The purpose of this briefing note is to provide an insight into the reasons for, and the benefits of considering the plastic pollution issues as part of an ISO 14001:2015 management system and in the context of waste minimisation.
Do you remember when diesel was a good thing? Following the Kyoto protocol diesel cars were favoured due to their superior fuel economy, associated reduction in greenhouse gas emissions (CO2) and thus they attracted lower tax. However, all that has changed as concern about other air quality issues emerged, and now national timetables have been applied for the banning of such vehicles. This diesel saga highlights the complexity of environmental decision making and the problem of making any knee jerk responses to environmental trends.
There is no doubt that 2018 is the year of plastic pollution awareness, and this is certainly justified if we consider that it is estimated that 12.7 million tonnes of plastic is entering the oceans each year, and that this waste is having significant negative impacts on wildlife and ecosystems.
The 2018 Earth Day message was End Plastic Pollution and the UN World Environment Day message was Reject Single Use plastic. Refuse what you can’t re-use. This message is clear that consumers are being encouraged to reject single use plastic and this is likely to have a huge effect on industry. Already 40 companies in the UK including the biggest supermarkets have signed up to reduce plastic packaging over the next seven years.
Organisations that are certified to ISO 14001:2015 should consider how this issue may impact on their own management system. This “plastic pushback” could be included in the consideration of the context of the organisation (clause 4.1) and could even be considered as an issue of compliance and reviewed as part of the aspect evaluation (clause 6.1).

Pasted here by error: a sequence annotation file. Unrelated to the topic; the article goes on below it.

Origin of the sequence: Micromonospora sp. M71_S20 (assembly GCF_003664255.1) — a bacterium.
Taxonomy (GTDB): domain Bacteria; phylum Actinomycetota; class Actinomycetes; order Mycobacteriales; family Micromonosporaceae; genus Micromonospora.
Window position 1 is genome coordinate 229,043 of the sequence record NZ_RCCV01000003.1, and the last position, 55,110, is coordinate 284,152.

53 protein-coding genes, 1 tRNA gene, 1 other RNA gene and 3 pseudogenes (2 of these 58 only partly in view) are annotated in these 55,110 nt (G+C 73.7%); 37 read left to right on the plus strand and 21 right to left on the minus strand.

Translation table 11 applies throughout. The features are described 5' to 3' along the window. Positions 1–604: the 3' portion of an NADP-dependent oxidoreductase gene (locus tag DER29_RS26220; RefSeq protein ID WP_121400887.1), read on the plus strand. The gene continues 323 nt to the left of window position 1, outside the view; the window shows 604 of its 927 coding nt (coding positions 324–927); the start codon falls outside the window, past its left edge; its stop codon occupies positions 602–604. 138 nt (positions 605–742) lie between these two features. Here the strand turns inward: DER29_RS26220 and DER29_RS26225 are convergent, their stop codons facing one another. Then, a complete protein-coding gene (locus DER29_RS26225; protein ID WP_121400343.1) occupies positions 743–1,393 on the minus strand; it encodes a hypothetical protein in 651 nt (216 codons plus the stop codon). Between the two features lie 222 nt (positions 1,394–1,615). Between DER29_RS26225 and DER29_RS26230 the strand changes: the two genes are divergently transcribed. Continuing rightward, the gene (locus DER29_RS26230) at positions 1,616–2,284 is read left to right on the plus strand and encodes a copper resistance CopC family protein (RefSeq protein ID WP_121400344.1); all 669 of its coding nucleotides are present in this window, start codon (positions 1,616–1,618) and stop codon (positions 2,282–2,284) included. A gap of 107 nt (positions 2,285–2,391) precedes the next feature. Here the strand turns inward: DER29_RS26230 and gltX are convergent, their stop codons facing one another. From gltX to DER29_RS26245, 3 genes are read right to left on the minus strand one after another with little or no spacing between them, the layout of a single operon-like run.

Organisations should be mindful of the important role plastic may have in the supply, manufacturing, transportation and retail activities and should apply a robust assessment to determine if it is viable or desirable to remove plastic from their supply chain. There are some studies that indicate that substituting single use plastic packaging with other materials may even increase the overall environmental impact.
If an organisation does not have the resources to conduct a life cycle impact assessment, it should still try to apply a life cycle perspective (clause 6.1.2) when identifying options to modify its use of plastic. The plastic eu eco-profiles may provide a useful source of information and the WRAP UK Plastics Pact collaborative initiative for a circular economy for plastics may also be a useful resource.
An appropriate response for organisations would be to consider a “Single Use Plastic Review” within their business and this could follow the tried and tested Waste Minimisation Methodology.
Waste Minimisation Activities as applied to plastic waste
Waste mapping should involve surveying all inputs and outputs as sources of waste and could even include the dreaded bin audit.
Having mapped the wastes, the organisation can decide whether this should be a single-issue plastics waste review or a holistic all waste programme.
WRAP suggests that to reduce waste in any organisation, it is necessary to understand where and how it occurs, and how much it is really costing. The complication in applying this cost thinking to the plastics in oceans issue is that the internalised costs can be quantified but the externality costs (costs not borne by the polluter) including health costs associated with infections from contaminated litter, accidents caused by plastic litter, environmental damage, negative impact on tourism and impact on wildlife/contamination of seas are difficult to assess. In 2017 the UN estimated that the cost would be $8 Billion when considering marine litter, costs to fishing, aquaculture, marine tourism and clean-ups.
This plastic pollution issue could therefore be effectively addressed by adapting the existing principles of waste minimisation with the addition of a life cycle perspective and consideration of the externality costs when determining the true cost of the waste stream.
The views presented here are purely that of the author (Dr Dawn Pope) and this briefing note can be no substitution for reading the full text on this debate. Sources from the UN, Wrap and DEFRA should be consulted for further information.